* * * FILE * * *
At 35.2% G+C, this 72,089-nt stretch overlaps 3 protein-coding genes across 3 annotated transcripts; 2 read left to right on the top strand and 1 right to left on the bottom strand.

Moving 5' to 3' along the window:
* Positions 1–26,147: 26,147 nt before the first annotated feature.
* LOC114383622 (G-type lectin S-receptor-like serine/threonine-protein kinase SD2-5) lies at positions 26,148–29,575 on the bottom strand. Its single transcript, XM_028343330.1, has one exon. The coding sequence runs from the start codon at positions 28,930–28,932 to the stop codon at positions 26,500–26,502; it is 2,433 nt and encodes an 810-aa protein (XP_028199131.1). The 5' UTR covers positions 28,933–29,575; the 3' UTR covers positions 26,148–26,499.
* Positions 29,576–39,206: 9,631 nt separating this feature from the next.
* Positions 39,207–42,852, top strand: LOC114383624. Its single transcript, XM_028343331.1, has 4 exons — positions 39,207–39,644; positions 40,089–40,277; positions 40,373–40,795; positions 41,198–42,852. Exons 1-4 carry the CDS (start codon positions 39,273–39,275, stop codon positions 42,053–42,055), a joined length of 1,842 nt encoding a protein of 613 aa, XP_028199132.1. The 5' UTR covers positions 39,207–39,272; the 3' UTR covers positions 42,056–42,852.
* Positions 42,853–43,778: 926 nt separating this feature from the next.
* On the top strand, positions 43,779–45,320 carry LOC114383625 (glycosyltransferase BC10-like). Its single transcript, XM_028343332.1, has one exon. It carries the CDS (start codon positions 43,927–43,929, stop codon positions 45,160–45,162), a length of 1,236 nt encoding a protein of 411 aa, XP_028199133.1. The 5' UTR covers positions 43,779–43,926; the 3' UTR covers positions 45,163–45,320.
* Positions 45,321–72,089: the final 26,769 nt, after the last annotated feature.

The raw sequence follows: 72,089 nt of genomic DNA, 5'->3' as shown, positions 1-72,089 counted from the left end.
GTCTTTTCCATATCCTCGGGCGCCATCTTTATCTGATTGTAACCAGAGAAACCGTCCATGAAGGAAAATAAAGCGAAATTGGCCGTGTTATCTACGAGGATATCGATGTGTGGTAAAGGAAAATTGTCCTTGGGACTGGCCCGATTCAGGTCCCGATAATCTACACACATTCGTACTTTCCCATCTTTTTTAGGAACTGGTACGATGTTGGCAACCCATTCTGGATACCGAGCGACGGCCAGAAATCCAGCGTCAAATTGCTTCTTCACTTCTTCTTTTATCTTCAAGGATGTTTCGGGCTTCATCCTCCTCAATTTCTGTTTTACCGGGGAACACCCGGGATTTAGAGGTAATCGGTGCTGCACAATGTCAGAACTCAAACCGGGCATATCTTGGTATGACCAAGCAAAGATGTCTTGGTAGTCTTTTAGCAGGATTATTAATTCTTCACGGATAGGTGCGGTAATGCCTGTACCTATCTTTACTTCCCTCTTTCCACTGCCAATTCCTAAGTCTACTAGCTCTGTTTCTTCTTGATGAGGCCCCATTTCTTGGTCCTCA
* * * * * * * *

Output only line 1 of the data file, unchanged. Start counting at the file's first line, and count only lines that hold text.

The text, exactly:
At 35.2% G+C, this 72,089-nt stretch overlaps 3 protein-coding genes across 3 annotated transcripts; 2 read left to right on the top strand and 1 right to left on the bottom strand.